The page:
Senate Bill 3 bad for our communities and children
To the editor:
Last fall Ohio voters overwhelmingly rejected Issue One, which sought to drastically reduce penalties on drug dealers and repeat drug offenders. Senate Bill 3 seeks to use tax dollars to make Ohio lenient on drug dealers and eliminate accountability for drug users at the expense of our public safety. Nearly all property crimes and violent offenses have their roots in substance abuse. SB 3 is bad for our communities and our children.
SB 3 will decrease penalties for drug dealers. Rest assured, drug dealers know drug laws as well as their lawyers and typically carry with them only amounts that, if caught, keep the penalties light. Currently, a drug dealer who possesses 100 doses of heroin faces a mandatory sentence of two to eight years in prison. Under SB 3, drug dealers possessing up to 299 doses of heroin (with a street value of $4,500-$6,000) may be placed on probation. Under SB 3, possessing up to 49 doses of heroin, worth nearly $1,000, will be only a misdemeanor offense. Changing our laws to make selling drugs more profitable makes no sense.
SB 3 will make treatment of addiction more challenging by decriminalizing possession of illegal drugs. Even when protected by the recently enacted “Good Samaritan Law” our office now commonly encounters addicts who refuse to seek even a simple evaluation for treatment. Only when faced with possible incarceration are most addicts motivated to get help. SB 3 will teach our children that sticking a needle filled with heroin in your arm is no more serious than underage drinking. It eliminates personal accountability and sends the wrong message to our children.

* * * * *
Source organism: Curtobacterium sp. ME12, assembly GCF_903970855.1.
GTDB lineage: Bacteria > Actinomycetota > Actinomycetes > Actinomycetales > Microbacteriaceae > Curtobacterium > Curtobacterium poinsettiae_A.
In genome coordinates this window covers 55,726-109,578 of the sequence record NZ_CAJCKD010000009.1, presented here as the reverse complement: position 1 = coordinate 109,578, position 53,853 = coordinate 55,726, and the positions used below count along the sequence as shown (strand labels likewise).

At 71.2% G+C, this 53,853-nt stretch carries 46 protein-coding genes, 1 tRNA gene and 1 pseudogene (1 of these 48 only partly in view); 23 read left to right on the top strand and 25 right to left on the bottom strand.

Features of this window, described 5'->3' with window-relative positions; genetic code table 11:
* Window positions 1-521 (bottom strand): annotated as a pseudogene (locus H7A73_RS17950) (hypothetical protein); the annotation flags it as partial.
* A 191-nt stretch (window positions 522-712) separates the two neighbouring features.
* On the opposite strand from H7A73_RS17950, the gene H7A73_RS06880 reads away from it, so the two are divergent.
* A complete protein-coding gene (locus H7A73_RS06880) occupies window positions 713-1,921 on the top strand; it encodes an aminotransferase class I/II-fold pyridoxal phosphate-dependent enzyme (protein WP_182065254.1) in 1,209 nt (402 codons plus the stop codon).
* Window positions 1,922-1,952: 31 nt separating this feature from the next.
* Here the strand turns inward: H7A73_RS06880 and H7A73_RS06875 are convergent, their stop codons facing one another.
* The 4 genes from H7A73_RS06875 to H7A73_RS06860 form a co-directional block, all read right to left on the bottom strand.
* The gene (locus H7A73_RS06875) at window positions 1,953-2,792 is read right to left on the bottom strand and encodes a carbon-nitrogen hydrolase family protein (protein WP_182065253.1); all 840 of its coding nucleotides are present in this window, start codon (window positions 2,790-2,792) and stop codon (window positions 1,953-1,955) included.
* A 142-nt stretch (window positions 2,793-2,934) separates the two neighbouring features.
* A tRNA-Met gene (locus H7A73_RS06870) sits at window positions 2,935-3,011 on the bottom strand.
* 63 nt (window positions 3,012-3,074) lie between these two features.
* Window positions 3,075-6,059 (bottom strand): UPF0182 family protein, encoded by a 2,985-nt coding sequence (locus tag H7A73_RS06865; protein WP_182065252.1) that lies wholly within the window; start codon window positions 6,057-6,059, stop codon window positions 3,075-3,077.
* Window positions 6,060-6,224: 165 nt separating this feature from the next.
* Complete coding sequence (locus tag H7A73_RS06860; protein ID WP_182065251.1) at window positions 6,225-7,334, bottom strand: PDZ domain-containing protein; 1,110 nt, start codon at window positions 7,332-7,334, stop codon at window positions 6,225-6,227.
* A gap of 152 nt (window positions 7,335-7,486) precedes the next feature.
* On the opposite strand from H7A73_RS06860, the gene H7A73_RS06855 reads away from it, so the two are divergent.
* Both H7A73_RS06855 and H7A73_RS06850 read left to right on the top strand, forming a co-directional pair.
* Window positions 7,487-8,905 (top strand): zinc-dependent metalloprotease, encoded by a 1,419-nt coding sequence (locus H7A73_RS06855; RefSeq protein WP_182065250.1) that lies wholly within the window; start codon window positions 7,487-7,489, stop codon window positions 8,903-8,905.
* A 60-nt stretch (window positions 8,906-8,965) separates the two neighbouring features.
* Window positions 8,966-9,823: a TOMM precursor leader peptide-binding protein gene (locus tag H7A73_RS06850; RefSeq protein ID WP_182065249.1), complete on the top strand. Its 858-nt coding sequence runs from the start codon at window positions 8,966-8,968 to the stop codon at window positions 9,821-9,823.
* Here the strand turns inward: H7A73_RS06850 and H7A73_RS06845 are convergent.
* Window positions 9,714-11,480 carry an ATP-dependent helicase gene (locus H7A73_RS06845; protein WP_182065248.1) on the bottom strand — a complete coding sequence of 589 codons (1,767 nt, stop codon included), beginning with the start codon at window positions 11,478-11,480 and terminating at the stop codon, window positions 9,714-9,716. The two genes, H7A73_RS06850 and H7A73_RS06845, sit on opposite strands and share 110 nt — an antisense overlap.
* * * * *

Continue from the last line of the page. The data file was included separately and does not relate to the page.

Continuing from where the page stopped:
Proponents of SB 3 like to suggest that felony drug convictions prevent people from becoming gainfully employed. The persons I see in court are already unemployed because of their addiction and total lack of motivation. They are often unable to make it to court on time let alone punch the company time clock regularly. Moreover, Ohio already has one of the most liberal expungement laws in the country. Even people with multiple felony convictions can now have their criminal records expunged. All it takes is a commitment to stay clean and stop committing crimes.
SB 3 is, unfortunately, the same misguided policy we saw last year with State Issue One. If we have learned anything at all, it is that drugs like heroin, fentanyl and methamphetamine are deadly. Our laws should treat people who possess these substances in a manner consistent with our community values — particularly those people who possess large quantities. Prosecutors, judges and defense lawyers work daily to craft individual solutions to the drug epidemic. For drug dealers, that should mean prison. For first-time and second-time abusers, it usually means treatment-based programs in the beginning. What Ohio really needs from our legislature is a commitment to provide communities with treatment options for those who find themselves in trouble with the law because of their addiction. SB 3 is definitely not the answer.
Chief Assistant Columbiana County
Prosecuting Attorney John Gamble,